"Hamid's wife and sons feel very alone now," an Iranian source told Compass. "They are isolated, without any source of income, and no place to go when summer comes". Reportedly, local church leaders are under such government pressure that they do not dare to have any contact with her and the children.
(April 05, 2005)- Iranian Christian Hamid Pourmand must appear before the Islamic (sharia) court of Iran within nine days. An exact court date has not been released. Arrested September 2004 when security police raided a church conference he was attending, the Assemblies of God lay pastor will be brought up before the Islamic court between April 11 and 14 to face charges of apostasy from Islam and proselytizing Muslims to the Christian belief. Both "crimes" are punishable by death.
Pourmand, now 47, converted from Islam to Christianity nearly 25 years ago. He spent several months in solitary confinement after his arrest last September 9 2004, the only one of more than 80 church leaders arrested at the conference who was not released.
One of Iran's leading Protestant pastors was executed in December 1990 after a sharia court condemned him. Hussein Soodman, also an Assemblies of God pastor and a Muslim convert to Christianity, had been involved in Christian ministry for 24 years. He was reportedly hanged on December 3, 1990, as part of what was believed then to be a new wave of repression directed against the small Christian community in this Islamic Republic.
Pourmand, an army colonel at the time of his arrest, was found guilty by a military court on February 16 of "deceiving" the Iranian armed forces about his faith, despite evidence he produced to the contrary. According to the judge of the military court, his recent three-year sentence was given because Pourmand withheld from his superiors the information that he was a Christian. The Islamic regime in Iran has made it illegal for a non-Muslim citizen to serve as a military officer, since that puts him in a position of authority over Muslim soldiers.
The military court verdict is currently under appeal to the Supreme Court. But with the judiciary.s threat to try Pourmand before a sharia court of Islamic law now being carried out, he could face the death penalty.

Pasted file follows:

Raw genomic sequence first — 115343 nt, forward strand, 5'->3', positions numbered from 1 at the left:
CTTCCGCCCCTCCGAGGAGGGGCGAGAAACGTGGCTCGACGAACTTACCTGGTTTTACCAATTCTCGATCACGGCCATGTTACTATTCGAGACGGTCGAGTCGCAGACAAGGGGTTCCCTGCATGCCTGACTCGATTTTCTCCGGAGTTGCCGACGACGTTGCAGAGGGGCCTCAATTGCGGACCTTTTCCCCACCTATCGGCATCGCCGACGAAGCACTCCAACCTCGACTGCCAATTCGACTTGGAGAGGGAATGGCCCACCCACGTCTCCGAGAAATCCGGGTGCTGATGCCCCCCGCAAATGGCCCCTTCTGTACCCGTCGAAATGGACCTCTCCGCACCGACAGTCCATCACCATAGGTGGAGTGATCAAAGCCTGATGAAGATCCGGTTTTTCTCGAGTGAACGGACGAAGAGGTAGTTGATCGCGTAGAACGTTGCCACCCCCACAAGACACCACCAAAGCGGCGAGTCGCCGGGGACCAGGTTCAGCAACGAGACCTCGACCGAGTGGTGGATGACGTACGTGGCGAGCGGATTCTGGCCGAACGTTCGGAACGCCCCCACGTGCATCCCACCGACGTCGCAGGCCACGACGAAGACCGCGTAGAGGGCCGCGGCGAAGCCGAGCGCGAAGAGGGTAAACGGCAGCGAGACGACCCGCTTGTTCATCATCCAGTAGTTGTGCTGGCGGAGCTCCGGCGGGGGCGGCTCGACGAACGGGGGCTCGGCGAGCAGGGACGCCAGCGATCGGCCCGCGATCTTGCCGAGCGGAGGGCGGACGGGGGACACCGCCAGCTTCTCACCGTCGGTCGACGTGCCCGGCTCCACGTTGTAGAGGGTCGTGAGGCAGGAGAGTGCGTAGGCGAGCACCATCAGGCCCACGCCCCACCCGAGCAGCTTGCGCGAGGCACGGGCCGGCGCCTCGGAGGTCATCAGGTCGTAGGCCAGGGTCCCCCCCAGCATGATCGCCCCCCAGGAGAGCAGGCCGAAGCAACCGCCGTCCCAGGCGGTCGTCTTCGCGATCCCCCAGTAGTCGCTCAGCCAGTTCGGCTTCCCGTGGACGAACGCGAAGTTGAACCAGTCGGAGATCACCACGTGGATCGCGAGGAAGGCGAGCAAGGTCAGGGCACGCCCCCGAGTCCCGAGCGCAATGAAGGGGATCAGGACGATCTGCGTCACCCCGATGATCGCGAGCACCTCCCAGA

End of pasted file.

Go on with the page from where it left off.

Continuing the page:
Hope that Case Highlights Religious Intolerance
One Tehran source close to Pourmand.s case said he was hopeful that this judicial proof of religious intolerance in Iran would be highlighted during the annual six-week session of the United Nations Commission on Human Rights, convening now in Geneva.
The European Union (EU) lodged a formal protest with Iranian authorities last November over the arrests of Christians -- and in particular Christian pastors -- as an "infringement of the freedom of religion or belief".
Pourmand's verdict was labeled "a shocking travesty of justice, even by Iran's meager standards" by Nina Shea of Freedom House in Washington, D.C. His arrest was also noted in the latest report on human rights in Iran released in March by the U.S. State Department.
Hardship for Family
Transferred to a group prison cell at Tehran.s maximum-security Evin Prison after the February trial, Pourmand.s sentence automatically discharged him from the army, cutting off not only his regular income, but also eliminating nearly 20 years of military pension. Pourmand.s wife and two children were required to immediately vacate their home in military lodgings. "His family has nothing now," a source confirmed. "No salary, no house, nothing".
Pourmand and his wife Arlet, who is from an Assyrian Christian background, have two teenage sons, Immanuel and David. They were living in Bandar-i Bushehr, a southern port city where he served as volunteer lay pastor of a small Assemblies of God congregation. (Reported by Compass Direct)
Pastor Hamid Pourmand of Bushehr, Iran has been sentenced to 3 years in prison. He was found guilty of failing to confess he was a Christian while serving in the military. The documents which Pastor Pourmand presented proving the falseness of this claim were rejected by the courts. He has now apparently been moved to the infamous Evin Prison in Tehran. Besides spending 3 years in prison, Pastor Pourmand will be discharged from the armed forces, as well as forfeit his benefits.
Pastor Pourmand's troubles first began on September 9, 2004 when he, along with over 80 other Iranian church leaders, was arrested in Karaj, Iran during an annual nationwide church business meeting. While all others were released within days, Pastor Pourmand remained in prison.
Pastor Pourmand has been a Christian for over 25 years, and has always been very open about his faith. For most of this time he served with the Iranian Armed Forces, while more recently has has voluntarily served other Christians as a pastor.
Pastor Pourmand has faithfully served his country for years, but now is being held prisoner because of his faith in Christ. There is concern for his safety as the climate in Iran has not always beenconducive to the well being of Christians, occasionally ending in their martyrdom such as Bishop Haik Hovsepian, Pastor Mehdi Dibaj, Pastor Bagher Yusefi, and others.
Please remember to pray for Pastor Pourmand and for his safety and release. Pray also for his wife and two children as they cope with life in this new situation. Pray also that the church in Iran would have wisdom and boldness during this time. Pray for true religious freedom in Iran.
PS: Under Islamic law enforced in Iran, a Muslim who converts to Christianity faces the death penalty.
Reported by Compass Direct